Get that? al-Qaeda wants a dirty bomb [surprise!] but lacks capability. Things they would also like: Sharks with lasers in their eyes and a secret volcano headquarters. Furthermore, the Sun warns:
A leading atomic regulator has privately warned that the world stands on the brink of a “nuclear 9/11”.
In the Telegraph, we learn this regulator is Tomihiro Taniguchi, the deputy director-general of the IAEA. The Telegraph links to a cable seemingly in support of this (given the link is attached to the words “nuclear 9/11”) – but there is no mention of “nuclear 9/11”, Tomihiro Taniguchi or any mention of nuclear terrorism. What gives? Linked to the wrong cable? In fact, none of the links to cables seem to support the claims in the main article. Example two – “Acute safety and security concerns” is placed in quotes as if it’s, you know, a direct quotation. But the linked cable has no such quote. Ditto “small time hustler” in Lisbon. In this last example, the cable describes a substance seized by Burundian Intelligence that had been offered for sale by a local businessman. Of note: “There was no radiation alarm, and no other technical inspection of the material has taken place.” My quotes are in fact a direct quote. There is no mention of Lisbon, Portugal.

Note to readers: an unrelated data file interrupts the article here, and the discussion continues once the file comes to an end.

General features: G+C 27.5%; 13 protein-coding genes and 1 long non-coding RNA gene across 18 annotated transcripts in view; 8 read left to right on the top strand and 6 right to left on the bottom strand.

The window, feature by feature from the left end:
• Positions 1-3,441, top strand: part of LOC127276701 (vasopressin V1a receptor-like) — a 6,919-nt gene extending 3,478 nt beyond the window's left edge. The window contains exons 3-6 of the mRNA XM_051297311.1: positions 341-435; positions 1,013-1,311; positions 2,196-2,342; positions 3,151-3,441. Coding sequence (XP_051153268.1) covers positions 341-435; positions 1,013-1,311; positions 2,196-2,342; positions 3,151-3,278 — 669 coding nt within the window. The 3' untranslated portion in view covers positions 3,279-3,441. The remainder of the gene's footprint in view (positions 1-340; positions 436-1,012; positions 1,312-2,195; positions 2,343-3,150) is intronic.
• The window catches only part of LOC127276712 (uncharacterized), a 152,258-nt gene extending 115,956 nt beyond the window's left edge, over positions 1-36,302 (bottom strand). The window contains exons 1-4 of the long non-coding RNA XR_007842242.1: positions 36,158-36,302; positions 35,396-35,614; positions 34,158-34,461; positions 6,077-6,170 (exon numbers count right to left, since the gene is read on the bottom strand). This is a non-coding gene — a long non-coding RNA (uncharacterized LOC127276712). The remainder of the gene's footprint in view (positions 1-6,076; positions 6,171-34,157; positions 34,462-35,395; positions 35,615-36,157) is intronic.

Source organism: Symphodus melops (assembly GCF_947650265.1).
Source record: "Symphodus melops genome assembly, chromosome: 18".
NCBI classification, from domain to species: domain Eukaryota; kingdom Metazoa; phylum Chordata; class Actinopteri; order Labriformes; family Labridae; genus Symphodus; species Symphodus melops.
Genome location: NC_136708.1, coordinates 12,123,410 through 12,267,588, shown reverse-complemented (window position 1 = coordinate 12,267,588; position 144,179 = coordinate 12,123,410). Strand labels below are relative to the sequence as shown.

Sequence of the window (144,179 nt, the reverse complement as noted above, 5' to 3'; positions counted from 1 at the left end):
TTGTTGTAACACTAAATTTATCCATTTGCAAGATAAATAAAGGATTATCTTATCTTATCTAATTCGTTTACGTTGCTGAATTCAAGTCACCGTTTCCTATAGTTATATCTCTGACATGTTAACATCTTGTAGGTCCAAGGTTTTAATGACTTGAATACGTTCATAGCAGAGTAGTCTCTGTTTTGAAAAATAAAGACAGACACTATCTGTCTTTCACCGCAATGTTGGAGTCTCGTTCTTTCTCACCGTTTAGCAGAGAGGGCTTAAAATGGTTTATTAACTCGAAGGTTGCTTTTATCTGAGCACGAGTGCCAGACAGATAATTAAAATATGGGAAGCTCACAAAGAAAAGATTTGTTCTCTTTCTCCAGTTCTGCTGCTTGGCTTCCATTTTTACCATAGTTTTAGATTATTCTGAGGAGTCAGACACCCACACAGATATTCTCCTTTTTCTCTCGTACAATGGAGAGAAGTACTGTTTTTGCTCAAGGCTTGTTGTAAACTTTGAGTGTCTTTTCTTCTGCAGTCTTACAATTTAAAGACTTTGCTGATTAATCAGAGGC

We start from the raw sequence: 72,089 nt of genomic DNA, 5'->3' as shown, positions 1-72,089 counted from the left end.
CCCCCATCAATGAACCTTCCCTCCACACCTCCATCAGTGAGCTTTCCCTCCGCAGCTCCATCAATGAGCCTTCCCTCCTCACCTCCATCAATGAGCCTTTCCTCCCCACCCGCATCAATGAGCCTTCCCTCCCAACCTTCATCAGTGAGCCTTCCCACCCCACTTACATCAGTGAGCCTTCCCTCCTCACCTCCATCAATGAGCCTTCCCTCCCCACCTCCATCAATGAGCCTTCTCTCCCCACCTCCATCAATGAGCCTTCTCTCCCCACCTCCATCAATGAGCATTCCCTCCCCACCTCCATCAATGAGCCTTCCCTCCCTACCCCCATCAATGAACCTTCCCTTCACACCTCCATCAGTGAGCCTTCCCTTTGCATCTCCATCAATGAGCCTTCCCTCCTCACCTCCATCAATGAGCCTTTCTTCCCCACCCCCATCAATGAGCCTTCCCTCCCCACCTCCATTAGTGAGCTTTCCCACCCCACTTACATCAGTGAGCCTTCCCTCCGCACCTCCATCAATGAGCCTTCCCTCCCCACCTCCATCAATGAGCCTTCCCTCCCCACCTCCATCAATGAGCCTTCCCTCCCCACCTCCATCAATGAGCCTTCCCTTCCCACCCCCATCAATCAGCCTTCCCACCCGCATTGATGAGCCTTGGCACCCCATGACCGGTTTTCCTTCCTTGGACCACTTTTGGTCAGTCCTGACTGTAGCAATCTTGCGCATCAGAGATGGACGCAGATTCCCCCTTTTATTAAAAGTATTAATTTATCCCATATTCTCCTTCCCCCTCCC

Most of the article relates to the lack of security around uranium mines and other such sites. What is missing in these later cases is any link to or even mention of al-Qaeda involvement.
What gives? This is either really sloppy or really deceptive. And this being the Torygraph and Vancouver Sun, I know which side I’m on: Both!
Stories about “dirty bombs” are nothing new. They come out every few years. Remember Jose Padilla? The question about the latest one is why now? And in pondering that the ongoing Egyptian revolution – and possibility of client state charting it’s own path – looms large. Scare stories are needed to undermine public support for the protesters.